Imo Head Of Service: And Politics Of Succession 

The Civil Service rules abhors playing politics with the system especially, in terms of promotion. In fact doing so is considered a taboo itself.

It takes just O’ Level knowledge of Government to know that one of the  characteristics of a civil servant is non partisanship, that is not associating  with anything politics.

Elevation of civil servants from one position to the other should strictly by merit. Promotions are done according to years of service in line with one’s record of experience of  in a particular ministry.

But as things begin to change from what it is before to what is obtainable now, the civil service was not left out of the ugly trend as politics is directly or indirectly eclipsing civil service rules. This appears to be the case in the Imo State civil service under the current Head Of Service, HOS, Barr Ucheoma.

From Nigeria Newspoint investigation,  it may be necessary to ask whether the current HOS  is tactically deploying every means towards ensuring that an Okigwe person succeeds him.

Nigeria Newspoint investigations further indicates that Ucheoma hails from Obowo Local Government Area in Okigwe Zone, which prompts questions as to why another Okigwe man should succeed the current head of service who is from Okigwe Zone, to the detriment of Orlu and Owerri zones.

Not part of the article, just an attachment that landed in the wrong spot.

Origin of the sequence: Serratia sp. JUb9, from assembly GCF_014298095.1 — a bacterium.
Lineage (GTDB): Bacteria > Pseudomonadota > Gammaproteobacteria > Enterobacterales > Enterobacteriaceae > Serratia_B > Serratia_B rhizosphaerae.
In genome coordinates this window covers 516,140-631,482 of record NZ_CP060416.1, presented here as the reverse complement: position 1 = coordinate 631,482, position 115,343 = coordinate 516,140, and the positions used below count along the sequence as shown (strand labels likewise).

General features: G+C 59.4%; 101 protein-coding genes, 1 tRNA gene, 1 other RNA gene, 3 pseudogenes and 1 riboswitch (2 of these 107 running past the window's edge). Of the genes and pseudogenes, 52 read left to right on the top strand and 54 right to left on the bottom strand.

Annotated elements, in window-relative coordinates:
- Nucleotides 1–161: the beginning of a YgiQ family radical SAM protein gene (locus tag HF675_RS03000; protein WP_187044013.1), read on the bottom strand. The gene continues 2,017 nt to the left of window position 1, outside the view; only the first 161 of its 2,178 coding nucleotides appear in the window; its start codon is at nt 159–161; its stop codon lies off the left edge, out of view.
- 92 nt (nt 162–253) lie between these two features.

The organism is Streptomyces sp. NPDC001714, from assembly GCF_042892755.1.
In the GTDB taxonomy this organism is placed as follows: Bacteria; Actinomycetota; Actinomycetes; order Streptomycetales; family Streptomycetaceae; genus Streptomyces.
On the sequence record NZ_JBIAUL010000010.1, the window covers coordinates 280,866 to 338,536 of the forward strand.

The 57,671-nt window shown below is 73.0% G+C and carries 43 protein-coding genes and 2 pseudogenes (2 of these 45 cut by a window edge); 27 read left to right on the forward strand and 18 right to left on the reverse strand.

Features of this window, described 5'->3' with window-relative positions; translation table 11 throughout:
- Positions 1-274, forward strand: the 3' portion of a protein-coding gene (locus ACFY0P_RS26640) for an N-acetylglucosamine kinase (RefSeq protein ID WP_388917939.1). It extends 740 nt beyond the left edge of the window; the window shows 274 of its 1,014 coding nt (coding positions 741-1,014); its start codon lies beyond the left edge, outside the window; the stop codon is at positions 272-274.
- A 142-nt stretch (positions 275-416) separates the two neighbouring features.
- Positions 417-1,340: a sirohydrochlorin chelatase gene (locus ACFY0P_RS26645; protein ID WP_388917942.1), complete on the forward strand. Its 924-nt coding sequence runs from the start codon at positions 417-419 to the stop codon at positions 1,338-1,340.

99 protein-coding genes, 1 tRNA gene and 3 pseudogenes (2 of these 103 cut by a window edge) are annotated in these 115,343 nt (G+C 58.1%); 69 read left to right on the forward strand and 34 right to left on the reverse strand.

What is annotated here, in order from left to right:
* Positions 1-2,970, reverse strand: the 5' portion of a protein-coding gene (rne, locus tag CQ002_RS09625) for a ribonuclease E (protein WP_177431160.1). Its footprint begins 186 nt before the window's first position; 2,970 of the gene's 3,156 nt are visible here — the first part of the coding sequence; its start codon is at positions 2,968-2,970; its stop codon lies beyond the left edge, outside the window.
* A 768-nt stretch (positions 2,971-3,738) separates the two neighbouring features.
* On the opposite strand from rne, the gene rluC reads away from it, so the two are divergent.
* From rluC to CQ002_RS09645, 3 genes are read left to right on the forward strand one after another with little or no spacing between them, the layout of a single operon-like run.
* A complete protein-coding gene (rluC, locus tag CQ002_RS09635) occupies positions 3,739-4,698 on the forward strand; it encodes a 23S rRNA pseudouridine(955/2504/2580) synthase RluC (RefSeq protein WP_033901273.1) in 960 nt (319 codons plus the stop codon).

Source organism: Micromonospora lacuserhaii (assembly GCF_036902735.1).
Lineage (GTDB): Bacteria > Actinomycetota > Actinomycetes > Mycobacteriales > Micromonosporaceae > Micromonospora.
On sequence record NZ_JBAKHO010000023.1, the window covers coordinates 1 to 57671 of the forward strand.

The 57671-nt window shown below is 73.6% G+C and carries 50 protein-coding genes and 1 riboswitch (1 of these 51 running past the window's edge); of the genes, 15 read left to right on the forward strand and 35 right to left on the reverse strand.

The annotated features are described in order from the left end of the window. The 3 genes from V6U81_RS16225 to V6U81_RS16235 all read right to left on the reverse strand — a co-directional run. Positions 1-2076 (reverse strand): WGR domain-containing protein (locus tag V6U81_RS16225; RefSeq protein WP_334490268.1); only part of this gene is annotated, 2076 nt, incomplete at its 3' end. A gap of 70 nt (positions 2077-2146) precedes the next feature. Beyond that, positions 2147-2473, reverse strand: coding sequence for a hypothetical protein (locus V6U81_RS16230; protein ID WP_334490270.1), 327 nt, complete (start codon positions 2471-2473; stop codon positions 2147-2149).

This singular move have raised dust and caused many tongues to question the rationality behind the move.

Any move for anotger Okigwe man to succeed the current head of service from the same zone, tends to truncate civil service rules.

It is therefore, unacceptable to bring politics into the choice of who becomes the successor to the current Head Of Service against laid down rules and aged- long principles of the civil service; the same process that produced the current HOS.

Anyone who has been fortunate enough to rise to the pinnacle of the civil service, should not be seen to be doing anything capable of running the service down due to parochial interest.

The choice of the next Head of Service of the Imo State, should be allowed to run its natural course to determine. This remains a sure way of enthroning  merit and fairness in the state’s civil service.


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